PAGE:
"Everybody Has a Body": How to Talk to Your Children About Body Image
As a mother of two daughters, now 13 and 9, there are numerous conversations I anticipated having with them as they grew up and experienced life.
Since children don’t come with operation manuals, outside of reading books or pursuing advice from those who have already done it, we spend a lot of time as parents trying our best. Sometimes we succeed on the first try and often we get a lot of opportunities to try a different approach. Where my oldest child seemed to navigate life with ease in her elementary school days, my youngest has experienced these years differently...
Sometime during her second grade year, she came home and told me that a friend had told her that my daughter's legs were “fatter” than her own. My daughter wanted to know what “fat” was and whether that was bad... because it had certainly hurt her feelings. I’ll admit, I wasn’t anticipating that at 7 this was even something that was on their minds, and as it continues to be such a focus in our society, it begs the question:
How do we talk to children about their bodies and body image- and not just the girls?
Here are a few jumping off points to guide these conversations with the children in your life:
1. Let’s pause and examine the messages we send directly or indirectly about our own body image. Children are sponges and masters at picking up on subtext (maybe even better at this than directives to clean their rooms!) Take a moment and think about how you talk about or treat your own body. Are you spending time criticizing your body in the mirror? Talking about your latest diet or demanding workouts? Our kids are looking to us as their guide for how to do life.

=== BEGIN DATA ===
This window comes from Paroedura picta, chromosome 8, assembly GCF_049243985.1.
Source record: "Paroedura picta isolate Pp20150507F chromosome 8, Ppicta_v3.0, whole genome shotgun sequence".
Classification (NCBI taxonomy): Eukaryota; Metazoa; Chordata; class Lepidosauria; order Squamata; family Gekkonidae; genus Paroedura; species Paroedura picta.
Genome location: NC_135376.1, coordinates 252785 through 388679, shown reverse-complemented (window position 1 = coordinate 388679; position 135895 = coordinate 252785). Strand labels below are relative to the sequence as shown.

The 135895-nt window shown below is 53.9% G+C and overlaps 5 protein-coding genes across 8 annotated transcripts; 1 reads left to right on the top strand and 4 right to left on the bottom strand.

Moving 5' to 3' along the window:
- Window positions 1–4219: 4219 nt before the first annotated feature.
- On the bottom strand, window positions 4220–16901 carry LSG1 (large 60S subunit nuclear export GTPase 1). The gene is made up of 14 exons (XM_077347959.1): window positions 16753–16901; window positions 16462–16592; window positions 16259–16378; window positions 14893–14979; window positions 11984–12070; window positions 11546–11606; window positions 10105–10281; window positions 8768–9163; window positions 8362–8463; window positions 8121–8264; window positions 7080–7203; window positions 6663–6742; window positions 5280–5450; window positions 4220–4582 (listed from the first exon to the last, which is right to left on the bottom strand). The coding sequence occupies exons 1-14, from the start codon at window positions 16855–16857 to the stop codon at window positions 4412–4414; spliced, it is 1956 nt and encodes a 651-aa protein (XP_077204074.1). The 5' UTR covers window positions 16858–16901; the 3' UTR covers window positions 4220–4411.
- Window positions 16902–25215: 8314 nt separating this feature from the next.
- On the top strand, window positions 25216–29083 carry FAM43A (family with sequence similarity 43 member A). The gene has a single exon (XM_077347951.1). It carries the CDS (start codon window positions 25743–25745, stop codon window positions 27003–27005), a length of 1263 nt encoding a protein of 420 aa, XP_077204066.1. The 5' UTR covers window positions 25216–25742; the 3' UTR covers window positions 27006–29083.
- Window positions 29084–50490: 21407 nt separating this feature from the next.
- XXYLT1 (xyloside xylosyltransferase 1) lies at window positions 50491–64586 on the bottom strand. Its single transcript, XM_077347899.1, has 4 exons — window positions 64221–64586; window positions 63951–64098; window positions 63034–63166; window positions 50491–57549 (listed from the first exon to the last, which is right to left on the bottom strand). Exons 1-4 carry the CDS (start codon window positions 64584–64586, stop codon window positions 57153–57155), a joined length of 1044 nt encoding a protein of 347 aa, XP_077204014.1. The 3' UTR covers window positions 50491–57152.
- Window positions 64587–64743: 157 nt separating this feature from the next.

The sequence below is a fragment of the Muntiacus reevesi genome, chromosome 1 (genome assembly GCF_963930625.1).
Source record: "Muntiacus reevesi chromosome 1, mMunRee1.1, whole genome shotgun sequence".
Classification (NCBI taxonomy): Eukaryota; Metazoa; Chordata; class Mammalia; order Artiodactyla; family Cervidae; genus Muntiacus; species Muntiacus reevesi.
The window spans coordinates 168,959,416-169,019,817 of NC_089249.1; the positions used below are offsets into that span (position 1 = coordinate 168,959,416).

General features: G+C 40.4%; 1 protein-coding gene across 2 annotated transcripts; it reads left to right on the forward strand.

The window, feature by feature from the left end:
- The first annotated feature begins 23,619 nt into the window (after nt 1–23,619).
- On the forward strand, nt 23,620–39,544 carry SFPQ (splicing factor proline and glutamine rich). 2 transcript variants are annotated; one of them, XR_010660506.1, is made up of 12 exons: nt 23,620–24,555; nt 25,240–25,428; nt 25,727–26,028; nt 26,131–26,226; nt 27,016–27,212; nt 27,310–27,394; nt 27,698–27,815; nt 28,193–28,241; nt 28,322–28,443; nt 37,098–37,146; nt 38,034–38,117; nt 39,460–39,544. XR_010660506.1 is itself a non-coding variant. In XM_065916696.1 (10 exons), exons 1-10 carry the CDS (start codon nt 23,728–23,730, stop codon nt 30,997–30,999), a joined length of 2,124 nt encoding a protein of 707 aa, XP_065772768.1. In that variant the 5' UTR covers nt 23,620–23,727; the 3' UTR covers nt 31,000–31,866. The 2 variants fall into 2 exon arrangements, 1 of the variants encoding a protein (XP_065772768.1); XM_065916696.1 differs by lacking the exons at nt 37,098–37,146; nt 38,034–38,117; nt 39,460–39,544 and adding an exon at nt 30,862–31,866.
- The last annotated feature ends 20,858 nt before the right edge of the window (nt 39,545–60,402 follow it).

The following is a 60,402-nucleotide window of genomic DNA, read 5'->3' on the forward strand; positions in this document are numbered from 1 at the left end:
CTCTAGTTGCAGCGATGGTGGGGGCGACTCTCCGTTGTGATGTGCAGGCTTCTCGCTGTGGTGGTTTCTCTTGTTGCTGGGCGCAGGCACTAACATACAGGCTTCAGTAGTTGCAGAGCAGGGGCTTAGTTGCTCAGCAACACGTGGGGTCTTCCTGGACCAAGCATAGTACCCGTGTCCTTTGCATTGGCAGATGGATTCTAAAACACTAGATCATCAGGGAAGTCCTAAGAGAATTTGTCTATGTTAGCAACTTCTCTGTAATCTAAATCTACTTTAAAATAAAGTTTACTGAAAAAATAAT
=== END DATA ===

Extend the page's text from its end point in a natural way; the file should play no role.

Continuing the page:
2. Next, let’s talk about our bodies rather than avoiding these discussions. We all have one and it doesn’t help to pretend that we don’t or that we don’t see the people around us. Where we can start to make change is shifting what we focus on. Our bodies allow us to do so many awesome things and it actually has very little to do with size or weight. The next time you drive past a park, just take a moment to look at all the different kids running, jumping, swinging and skipping. These abilities exist whether they have long legs or short legs and is not dependent on the size clothes they wear or the number on the scale.
3. Of course, we want our kids to be healthy- so let’s talk to them about how that fits in our lives. All kids need physical activity and this can look different for each person. Some children find enjoyment in playing sports, others might like to ride their bike or take a walk. Wonderful! It all works!
If you’re looking for some additional resources to help further these conversations with your children, here are a couple books to check out:
Shapesville by Andy Mills & Becky Osborn (ages 3-8)
Beautiful Girl: Celebrating the Wonders of Your Body by Christiane Northrup (ages 9-12)
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[This article does not create a client-counselor relationship. This article is general counseling information and is not to be considered legal or medical advice. Please consult with your mental health professional before you rely on this information.]